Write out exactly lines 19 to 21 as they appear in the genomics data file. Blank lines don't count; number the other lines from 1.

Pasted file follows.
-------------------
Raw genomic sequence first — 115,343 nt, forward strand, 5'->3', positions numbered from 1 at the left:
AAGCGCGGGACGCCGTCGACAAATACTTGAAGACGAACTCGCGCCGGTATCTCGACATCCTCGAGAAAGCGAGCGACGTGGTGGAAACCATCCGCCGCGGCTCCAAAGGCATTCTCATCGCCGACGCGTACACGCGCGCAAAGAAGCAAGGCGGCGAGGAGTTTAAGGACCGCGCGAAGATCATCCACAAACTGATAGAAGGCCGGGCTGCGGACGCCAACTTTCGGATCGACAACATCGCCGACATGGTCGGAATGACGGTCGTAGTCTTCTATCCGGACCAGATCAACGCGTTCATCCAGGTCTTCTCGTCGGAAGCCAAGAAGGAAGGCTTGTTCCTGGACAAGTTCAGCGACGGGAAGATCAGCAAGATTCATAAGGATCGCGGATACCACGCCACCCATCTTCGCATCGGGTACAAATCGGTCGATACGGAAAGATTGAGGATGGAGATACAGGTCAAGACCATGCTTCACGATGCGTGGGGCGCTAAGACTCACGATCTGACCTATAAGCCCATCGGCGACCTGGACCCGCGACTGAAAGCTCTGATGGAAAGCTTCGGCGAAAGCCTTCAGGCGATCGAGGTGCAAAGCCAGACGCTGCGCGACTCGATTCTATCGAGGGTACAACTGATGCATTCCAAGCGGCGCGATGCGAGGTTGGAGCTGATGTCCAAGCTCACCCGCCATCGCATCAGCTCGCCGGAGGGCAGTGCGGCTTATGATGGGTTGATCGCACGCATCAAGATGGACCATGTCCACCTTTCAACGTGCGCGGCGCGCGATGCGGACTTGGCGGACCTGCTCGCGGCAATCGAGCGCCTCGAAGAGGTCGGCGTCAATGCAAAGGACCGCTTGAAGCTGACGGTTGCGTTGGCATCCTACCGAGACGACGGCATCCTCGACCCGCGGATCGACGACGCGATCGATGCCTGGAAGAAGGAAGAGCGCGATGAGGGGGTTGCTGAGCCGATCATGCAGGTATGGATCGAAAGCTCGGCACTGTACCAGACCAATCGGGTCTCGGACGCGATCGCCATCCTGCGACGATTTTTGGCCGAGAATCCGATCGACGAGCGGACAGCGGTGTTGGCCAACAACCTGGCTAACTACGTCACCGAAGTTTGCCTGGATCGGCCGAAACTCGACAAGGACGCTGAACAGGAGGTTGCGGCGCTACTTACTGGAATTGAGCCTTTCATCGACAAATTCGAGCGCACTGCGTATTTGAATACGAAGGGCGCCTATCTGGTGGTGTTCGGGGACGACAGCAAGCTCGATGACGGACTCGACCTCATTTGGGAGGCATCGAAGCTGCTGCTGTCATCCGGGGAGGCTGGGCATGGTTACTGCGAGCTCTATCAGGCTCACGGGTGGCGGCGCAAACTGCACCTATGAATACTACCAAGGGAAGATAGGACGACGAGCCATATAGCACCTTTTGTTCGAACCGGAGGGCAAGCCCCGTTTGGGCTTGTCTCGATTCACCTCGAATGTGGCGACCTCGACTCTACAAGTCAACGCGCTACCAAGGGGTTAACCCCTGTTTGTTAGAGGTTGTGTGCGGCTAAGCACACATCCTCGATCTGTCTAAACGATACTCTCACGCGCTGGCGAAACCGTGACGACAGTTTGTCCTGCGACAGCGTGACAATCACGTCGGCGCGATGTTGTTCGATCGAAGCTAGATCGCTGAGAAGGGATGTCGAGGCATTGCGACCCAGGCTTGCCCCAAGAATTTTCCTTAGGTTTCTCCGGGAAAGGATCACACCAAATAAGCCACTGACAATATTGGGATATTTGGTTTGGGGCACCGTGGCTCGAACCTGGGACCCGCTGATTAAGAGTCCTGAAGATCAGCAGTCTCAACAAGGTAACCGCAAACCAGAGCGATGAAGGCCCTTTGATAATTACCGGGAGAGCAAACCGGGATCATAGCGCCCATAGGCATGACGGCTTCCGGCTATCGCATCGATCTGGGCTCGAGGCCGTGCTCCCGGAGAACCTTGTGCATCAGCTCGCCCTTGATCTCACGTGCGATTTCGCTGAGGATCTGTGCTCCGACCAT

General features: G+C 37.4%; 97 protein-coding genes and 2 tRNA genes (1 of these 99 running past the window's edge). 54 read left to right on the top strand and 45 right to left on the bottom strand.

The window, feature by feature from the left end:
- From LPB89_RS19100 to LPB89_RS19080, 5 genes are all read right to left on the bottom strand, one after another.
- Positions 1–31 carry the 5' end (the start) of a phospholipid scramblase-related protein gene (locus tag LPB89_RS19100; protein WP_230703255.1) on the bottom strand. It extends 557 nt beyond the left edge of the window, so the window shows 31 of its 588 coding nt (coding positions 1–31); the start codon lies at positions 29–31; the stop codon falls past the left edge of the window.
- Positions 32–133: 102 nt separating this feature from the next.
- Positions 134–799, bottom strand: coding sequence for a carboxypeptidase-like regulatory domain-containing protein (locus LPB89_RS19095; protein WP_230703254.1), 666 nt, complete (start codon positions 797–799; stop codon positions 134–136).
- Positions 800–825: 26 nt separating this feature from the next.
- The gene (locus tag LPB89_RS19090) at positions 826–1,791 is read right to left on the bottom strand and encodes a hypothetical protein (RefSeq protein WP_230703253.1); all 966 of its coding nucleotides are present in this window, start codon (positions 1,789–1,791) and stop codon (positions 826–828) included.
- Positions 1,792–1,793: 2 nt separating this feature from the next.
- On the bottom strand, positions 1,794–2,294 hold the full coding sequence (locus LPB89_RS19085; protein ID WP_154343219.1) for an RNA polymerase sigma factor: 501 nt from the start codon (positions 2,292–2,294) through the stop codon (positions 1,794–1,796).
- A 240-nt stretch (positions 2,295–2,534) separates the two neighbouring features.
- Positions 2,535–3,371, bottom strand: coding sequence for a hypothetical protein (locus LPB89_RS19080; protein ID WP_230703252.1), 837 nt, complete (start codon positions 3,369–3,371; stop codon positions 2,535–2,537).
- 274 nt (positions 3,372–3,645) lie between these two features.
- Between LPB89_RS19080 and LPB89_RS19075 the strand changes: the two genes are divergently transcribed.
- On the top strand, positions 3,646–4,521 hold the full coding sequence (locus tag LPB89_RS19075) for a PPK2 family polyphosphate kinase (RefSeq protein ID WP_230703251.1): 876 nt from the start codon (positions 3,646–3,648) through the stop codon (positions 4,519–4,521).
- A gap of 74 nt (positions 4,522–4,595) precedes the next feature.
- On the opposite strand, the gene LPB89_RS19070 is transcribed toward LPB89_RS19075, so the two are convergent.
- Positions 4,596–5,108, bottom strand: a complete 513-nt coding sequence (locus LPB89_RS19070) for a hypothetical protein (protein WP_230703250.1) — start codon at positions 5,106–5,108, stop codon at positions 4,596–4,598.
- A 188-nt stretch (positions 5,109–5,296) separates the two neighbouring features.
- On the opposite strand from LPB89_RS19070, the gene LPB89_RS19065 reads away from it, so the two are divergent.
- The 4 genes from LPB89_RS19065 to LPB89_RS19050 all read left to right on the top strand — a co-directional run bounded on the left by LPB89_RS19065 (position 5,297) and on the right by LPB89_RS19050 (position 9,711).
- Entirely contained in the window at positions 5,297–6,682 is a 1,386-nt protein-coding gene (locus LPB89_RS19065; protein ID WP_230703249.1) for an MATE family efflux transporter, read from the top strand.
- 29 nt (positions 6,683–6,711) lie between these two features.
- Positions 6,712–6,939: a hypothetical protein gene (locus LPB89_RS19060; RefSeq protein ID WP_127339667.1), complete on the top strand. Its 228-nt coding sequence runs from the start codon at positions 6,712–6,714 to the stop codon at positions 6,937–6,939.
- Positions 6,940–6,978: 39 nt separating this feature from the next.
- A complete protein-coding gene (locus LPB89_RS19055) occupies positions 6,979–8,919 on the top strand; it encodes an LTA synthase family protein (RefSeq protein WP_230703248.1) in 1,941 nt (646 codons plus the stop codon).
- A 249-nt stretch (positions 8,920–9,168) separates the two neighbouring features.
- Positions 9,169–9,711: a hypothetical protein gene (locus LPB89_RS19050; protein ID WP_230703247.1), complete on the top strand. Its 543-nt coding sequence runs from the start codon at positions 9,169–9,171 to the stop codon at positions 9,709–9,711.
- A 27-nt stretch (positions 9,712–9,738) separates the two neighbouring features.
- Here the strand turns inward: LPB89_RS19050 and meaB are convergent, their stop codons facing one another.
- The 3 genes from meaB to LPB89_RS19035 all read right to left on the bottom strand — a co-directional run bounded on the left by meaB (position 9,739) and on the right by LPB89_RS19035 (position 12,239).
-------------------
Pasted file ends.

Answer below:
- On the opposite strand, the gene LPB89_RS19070 is transcribed toward LPB89_RS19075, so the two are convergent.
- Positions 4,596–5,108, bottom strand: a complete 513-nt coding sequence (locus LPB89_RS19070) for a hypothetical protein (protein WP_230703250.1) — start codon at positions 5,106–5,108, stop codon at positions 4,596–4,598.
- A 188-nt stretch (positions 5,109–5,296) separates the two neighbouring features.